Motivating Dualities

The act of striving to become more, to learn more about living is a prominent part of many people’s lives; it certainly is for mine. However, I’ve observed a form of suffering which is associated with growth and striving, which I suspect is pervasive in progressive society. I will talk about the underlying beliefs that cause this suffering and the complex of dynamics that occur as they come forward for transcendence. I analyze these beliefs for the purpose of undermining them. However, I seek to undermine them not to cease striving, but to elicit understanding the cause and mechanism of striving-suffering, bringing it into clearer focus and illuminating the path to transcendence.

The core of the belief system I’m speaking about is the pair I’m not good enough : I need to be good enough. I name beliefs of this form motivating dualities. They begin when we set a standard for ourselves, here denoted “good enough”, and acknowledge that we do not meet that standard. This pair creates a vector — a drive to become more in the direction of our standard. Without both sides of the pair, these beliefs would not be motivating.

When the standard is concrete, this pair can integrate peacefully into a growing human being — it is equivalent to setting a goal and acknowledging where we are in relation to it, motivating us to close the gap. This pair will cause striving-suffering as we begin to identify ourselves with the abstract act of striving and/or achieving, separated from the goal to achieve. I’ve seen this both in cases where the person believes herself to be achieving highly and where he does not. When this identification occurs, the underlying belief system that created the vector is cemented into place — to transcend the motivating duality means letting go of striver as part of our identity; simultaneously, our identity as a striver is formed by these underlying beliefs, so we cannot let go of that in isolation either. We become trapped in a Nash equilibrium of beliefs and identity.

As we develop, we will eventually meet our previous standard, but because our identity and beliefs are trapped in this equilibrium, they mutate to adapt to their environment. The concrete standard that formed the initial vector is abstracted, and we begin to feel that we aren’t “up to standard” as a general principle. Goals that once had concrete action steps for growth become fuzzy, and we begin to grasp for Good Enough in the abstract. This grasping is the core of striving-suffering. We strive but never near our goal, because it is now too abstract to be measured.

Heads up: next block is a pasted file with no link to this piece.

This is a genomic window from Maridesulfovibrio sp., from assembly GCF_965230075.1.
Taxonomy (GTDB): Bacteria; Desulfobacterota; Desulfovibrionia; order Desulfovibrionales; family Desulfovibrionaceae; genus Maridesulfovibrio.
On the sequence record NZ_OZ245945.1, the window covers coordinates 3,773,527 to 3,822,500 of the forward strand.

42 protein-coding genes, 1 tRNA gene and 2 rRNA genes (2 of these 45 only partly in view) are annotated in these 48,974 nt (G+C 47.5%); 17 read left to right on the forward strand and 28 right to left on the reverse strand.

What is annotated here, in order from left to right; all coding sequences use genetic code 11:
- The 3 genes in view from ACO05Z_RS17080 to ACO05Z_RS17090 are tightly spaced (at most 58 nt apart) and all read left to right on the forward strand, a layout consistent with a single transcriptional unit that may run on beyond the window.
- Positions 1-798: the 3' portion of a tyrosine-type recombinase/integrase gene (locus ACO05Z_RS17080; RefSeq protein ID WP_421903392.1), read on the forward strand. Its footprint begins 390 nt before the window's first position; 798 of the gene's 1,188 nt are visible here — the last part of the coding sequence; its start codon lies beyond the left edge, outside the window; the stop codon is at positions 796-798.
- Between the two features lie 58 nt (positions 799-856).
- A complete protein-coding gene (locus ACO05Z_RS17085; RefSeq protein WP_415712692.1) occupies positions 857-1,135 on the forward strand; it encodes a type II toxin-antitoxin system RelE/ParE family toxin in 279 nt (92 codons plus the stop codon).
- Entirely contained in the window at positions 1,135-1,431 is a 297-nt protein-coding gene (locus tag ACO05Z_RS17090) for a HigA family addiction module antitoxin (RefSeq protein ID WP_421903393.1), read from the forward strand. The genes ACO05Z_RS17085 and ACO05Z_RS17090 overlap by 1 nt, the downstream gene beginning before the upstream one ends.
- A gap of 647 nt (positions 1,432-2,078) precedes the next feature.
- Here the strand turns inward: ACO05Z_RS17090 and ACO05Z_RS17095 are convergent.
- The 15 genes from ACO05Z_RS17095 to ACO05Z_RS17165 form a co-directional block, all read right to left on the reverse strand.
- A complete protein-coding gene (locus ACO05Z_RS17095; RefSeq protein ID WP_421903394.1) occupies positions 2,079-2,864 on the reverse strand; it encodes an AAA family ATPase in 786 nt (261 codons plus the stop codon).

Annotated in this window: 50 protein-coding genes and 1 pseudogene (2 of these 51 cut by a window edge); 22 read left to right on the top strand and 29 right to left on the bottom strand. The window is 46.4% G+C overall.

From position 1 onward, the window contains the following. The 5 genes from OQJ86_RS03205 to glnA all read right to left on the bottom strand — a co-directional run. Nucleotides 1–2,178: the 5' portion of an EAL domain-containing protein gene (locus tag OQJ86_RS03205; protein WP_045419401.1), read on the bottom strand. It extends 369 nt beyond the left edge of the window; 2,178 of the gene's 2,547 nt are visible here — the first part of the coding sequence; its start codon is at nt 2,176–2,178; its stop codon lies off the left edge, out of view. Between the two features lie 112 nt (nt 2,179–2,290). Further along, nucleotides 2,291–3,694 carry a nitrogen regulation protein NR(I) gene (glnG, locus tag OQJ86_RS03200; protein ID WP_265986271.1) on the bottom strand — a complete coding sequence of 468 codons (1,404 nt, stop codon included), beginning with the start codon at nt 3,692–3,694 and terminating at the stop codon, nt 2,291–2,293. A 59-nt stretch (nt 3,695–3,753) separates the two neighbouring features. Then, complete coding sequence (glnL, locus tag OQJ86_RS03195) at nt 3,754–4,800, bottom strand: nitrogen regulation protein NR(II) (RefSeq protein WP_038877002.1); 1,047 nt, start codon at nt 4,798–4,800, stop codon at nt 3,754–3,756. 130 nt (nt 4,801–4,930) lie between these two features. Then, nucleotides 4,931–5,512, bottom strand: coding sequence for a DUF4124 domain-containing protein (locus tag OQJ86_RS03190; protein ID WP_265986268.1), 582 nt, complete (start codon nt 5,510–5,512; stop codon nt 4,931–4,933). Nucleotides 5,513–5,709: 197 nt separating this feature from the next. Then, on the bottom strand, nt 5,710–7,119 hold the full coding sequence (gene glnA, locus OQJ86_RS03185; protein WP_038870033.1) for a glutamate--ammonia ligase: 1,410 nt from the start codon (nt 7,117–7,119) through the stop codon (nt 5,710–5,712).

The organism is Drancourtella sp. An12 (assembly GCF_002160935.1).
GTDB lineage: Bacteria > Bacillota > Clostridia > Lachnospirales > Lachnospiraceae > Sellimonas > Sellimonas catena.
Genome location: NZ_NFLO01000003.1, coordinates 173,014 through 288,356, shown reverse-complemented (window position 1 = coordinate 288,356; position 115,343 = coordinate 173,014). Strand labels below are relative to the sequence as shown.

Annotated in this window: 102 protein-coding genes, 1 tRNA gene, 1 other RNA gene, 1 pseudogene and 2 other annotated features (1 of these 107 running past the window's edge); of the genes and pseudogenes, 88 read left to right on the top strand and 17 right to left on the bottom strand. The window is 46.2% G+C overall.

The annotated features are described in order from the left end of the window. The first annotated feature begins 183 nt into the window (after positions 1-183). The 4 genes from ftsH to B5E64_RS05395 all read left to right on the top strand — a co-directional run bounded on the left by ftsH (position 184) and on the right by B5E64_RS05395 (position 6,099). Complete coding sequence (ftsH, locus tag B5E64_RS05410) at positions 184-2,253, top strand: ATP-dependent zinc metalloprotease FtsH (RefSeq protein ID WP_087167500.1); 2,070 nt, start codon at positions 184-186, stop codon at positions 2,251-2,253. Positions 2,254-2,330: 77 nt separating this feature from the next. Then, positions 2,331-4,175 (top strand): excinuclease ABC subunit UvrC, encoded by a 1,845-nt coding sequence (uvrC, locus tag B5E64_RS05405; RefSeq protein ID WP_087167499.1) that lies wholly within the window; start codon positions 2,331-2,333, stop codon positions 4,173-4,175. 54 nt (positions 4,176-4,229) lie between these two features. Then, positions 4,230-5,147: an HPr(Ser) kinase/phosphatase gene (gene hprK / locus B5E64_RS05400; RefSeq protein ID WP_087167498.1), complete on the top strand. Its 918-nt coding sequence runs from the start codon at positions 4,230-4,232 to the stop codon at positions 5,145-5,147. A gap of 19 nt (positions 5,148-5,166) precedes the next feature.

I should be clear about the way I am bringing in some Buddhist philosophy, specifically that attachment is the cause of suffering. To interpret me well, it’s important not to read suffering as “bad” or “thing to be avoided”. It may be that all striving is attachment and thus suffering, but when we are nearing a goal, when we see the gap of a motivating duality closing, we feel pleasure and fun. Living while oscillating between suffering and pleasure/fun is an often pleasurable and fun life which includes suffering.

Striving-suffering is calling me for analysis because it undermines its own end. The striver-sufferer seeks to expand herself and her consciousness, however she is blocked from transcending this aspect of her beliefs and identity. Someone trapped in striving-suffering will often not be able to access universal consciousness — the deeply peaceful identification of self as the universe — because they are unable to take off the lens of “good enough” because it would mean the collapse of their identity. Striving-suffering is a common condition in progressive culture, and we see its effects: many highly talented and accomplished people, dedicated and hard-working, with narrow, inflexible consciousness.

So, while the motivating duality I’m not good enough : I need to be good enough drives us to grow, to continue growth of our consciousness we must eventually transcend it. One path to transcendence is to undermine both beliefs at once by breaking down the core concepts upon which these beliefs are built. Breaking core concepts to the point of existential crisis is a practice I engage in more often than most; it is often deeply overwhelming and confusing, and many don’t feel they have the freedom of lifestyle that would allow such frequent crises. A smoother path is to unlink the self-reinforcing complex so that each aspect is free to go without being pulled back into place by its companion. A striver-sufferer can do this by, for example, observing and reinforcing himself as someone who naturally seeks to grow, so that the motivating duality is no longer the sole support for that aspect of his identity. This frees the motivating duality to be transcended without invoking a crisis of identity.

A striver identity supported by natural seeking is more flexible than that supported by the motivating duality — it requires a less hefty lens, and the lens can be removed without threatening our identity. It moves our motivation from extrinsic — motivated as a means to an (impossible) end — to intrinsic, which can be trusted while beliefs and ways of perceiving shift, freeing the consciousness to expand in new domains.

One thought on “Motivating Dualities

  1. Hi Luke :)
    Is this in any way related to hedonic treadmill/adaptation?
    May you paraphrase the part on path to transedence in the penultimate paragraph?

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